Labour should be a lot easier than this
Corbyn has spent too much time with groups purporting to represent the 'ordinary people'
Published 20/09/2015 | 02:30
In an after-dinner speech that was described as "emotional" and "impromptu", Ruairi Quinn told his colleagues at the Labour Party think-in that because socialists don't believe in capitalism, "we know how to fucking manage it".
It doesn't make much sense, but it has a certain emotional impact.
It went down well in the hall, but there was sadness in it too, when you figured that the last time Ruairi Quinn spoke in such an "impromptu" fashion was probably during his student days.
In the meantime, he has spent the best part of 40 years trying to "fucking manage" a system he doesn't believe in, calling on all his skills as an unreconstructed socialist - or a "reunconstructed socialist" as he put it.
And yet that note of defiance also reminded us that, in theory at least, this should be a golden time for the Left.
Wherever you look in our world, there is a clearly identifiable ruling class running this game of casino capitalism in which they alone are permitted to cash in their chips.
While that strange old sentimental thing they used to call "working-class solidarity" has been made virtually illegal, at the opposite end there is a powerful sense of togetherness - you could even see the Rugby World Cup as a symbol of this triumph, a great roar of ruling-class solidarity.
So insatiable are the corporate aggressors, you'd think that the Labour parties in these islands or in any other islands should be absolutely flying, given the enormity of the targets at which they can take aim.
Except they're not, really. In Ireland, the Labour Party is busy doing what it apparently does best, still "fucking managing" that system it doesn't believe in, while in England it has been pointed out by funnyman Frankie Boyle that Labour not only lost the general election, it then proceeded to lose its own leadership contest.
The rise of Jeremy Corbyn, for all its hilarity, was also rightly seen by Paul Krugman as a consequence of "the strange, sad, moral and intellectual collapse of Labour moderates".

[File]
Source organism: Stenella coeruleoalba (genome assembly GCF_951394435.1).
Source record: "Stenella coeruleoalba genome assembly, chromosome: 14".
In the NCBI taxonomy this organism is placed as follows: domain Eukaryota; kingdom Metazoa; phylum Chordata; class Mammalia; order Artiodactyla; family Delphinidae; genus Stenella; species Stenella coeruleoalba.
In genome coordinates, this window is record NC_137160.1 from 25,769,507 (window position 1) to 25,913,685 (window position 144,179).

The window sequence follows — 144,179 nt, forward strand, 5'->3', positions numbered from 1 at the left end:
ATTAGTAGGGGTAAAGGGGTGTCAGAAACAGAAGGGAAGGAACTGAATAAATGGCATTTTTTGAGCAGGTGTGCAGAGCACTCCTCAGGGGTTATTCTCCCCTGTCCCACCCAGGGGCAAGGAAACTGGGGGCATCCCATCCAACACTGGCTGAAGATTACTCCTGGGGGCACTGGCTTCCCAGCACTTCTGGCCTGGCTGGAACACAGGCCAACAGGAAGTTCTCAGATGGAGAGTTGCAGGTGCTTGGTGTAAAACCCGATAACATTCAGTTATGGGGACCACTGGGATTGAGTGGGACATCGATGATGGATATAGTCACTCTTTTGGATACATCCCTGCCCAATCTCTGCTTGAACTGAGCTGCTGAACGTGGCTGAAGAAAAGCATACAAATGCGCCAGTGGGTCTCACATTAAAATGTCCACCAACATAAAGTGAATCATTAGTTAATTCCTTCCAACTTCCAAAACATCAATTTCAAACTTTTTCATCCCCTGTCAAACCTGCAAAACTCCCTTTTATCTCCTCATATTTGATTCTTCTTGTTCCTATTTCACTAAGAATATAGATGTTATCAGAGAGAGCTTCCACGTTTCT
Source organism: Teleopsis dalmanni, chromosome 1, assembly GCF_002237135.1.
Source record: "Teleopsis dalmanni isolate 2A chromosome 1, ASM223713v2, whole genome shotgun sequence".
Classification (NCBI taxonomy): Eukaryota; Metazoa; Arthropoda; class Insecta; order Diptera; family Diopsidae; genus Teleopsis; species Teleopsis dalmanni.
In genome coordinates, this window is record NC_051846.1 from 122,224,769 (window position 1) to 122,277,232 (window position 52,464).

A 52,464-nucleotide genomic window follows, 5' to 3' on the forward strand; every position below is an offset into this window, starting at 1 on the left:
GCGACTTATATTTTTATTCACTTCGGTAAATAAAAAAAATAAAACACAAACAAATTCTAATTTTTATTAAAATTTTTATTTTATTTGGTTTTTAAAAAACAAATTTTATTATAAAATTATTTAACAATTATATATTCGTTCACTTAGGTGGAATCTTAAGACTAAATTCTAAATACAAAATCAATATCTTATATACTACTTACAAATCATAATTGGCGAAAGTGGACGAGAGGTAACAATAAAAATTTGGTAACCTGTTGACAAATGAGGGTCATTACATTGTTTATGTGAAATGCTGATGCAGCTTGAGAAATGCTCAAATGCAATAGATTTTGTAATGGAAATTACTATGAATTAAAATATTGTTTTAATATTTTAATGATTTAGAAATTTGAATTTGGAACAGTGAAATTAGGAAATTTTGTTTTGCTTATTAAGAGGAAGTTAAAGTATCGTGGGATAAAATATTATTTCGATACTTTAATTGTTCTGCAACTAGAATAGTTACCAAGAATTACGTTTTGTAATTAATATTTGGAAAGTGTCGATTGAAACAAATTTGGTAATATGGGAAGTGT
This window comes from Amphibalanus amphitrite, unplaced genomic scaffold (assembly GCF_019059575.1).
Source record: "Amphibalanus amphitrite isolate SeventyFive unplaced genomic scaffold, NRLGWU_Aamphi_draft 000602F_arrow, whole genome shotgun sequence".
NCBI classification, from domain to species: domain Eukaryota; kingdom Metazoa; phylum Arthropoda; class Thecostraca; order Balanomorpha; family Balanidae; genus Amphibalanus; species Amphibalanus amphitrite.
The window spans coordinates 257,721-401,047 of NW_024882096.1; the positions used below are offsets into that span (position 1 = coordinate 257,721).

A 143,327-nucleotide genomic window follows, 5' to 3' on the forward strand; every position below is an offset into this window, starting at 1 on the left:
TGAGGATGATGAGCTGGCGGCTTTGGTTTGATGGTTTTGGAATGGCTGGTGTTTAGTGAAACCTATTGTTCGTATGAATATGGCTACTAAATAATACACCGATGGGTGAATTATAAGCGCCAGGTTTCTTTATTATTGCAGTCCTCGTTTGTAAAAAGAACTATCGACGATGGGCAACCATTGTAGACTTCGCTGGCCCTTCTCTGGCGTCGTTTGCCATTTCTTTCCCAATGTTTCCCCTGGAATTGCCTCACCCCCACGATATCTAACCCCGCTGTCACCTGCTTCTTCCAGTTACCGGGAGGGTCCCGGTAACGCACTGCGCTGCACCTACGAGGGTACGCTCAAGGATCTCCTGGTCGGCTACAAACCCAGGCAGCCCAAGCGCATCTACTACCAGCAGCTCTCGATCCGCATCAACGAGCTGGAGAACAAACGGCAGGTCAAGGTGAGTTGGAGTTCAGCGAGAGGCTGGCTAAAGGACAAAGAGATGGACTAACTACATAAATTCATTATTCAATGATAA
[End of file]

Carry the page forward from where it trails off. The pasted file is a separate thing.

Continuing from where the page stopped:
In David Cameron they had an opponent clearly aligned with the operators of the casino economy, yet they could barely mention it without first apologising to the decent majority of hedge fund managers who may be offended.
For their abysmal mealy-mouthedness they have been sent back to their dinner parties, not to prepare for government, but for the leadership of Jeremy Corbyn. And while there is justice in this, and of course many laughs, for the unfortunate "ordinary people" that we hear so much about, this may not end well.
The more intelligent commentators are writing that it is a terrible shame that the Left has produced a leader who is very sound on the money-men, but very unsound about having cordial relations with so many irredeemable dingbats, thus taking all the good out of it. For Irish readers there is added poignancy in the fact that in these articles about all the terrible people that Corbyn has endorsed, there are many dubious types in there, but mostly they don't even get to IRA/Sinn Fein. Which is not so much the elephant in the room as the elephant in the room with a load of Semtex strapped to his trunk.
Although the Left is justifiably proud of its traditions of intellectual rigour, at this moment of enormous opportunity it seems incapable of producing even one major figure who is able to attack the exploitation of the workers of the world, and who doesn't also have a picture of himself somewhere with Gerry Adams or Jihadi John.
I mean, how hard would it be to find a convincing advocate for the new poor, and indeed the old poor, who is not also a personal friend of some radical preacher? Things being as they are, why would a man of the Left associate himself with any kind of a preacher, radical or otherwise? Where would he find the time for such gibberish?
Ah, but Corbyn has had the time - too much time - out there with that strange race of people who are always purporting to represent the "ordinary people" but who really know little of them.
Corbyn would have attached himself to the Irish Water protests, a mass movement that was becoming terrifying to the Government until the lads with the loudhailers arrived to present them with the Miracle of Jobstown.
It was never the same after that. The "ordinary people" could never identify with the various parties who were rallying to the cause, not necessarily because of their analysis but because ordinary people usually have better things to be doing on a Saturday afternoon.
Jeremy Corbyn has never had anything better to be doing, and his new duties will cause him much aggravation. Her Majesty's Media have gone stark raving bonkers, hounding him like some drugs baron on the Costa del Crime who won't answer their shouted questions, when he is just a politics junkie who is very set in his ways.
Some say he will be gone in about 40 days, like Brian Clough at Leeds United. But, at the time of going to press, he was still clinging on.
Now it is left to him to "fucking manage it".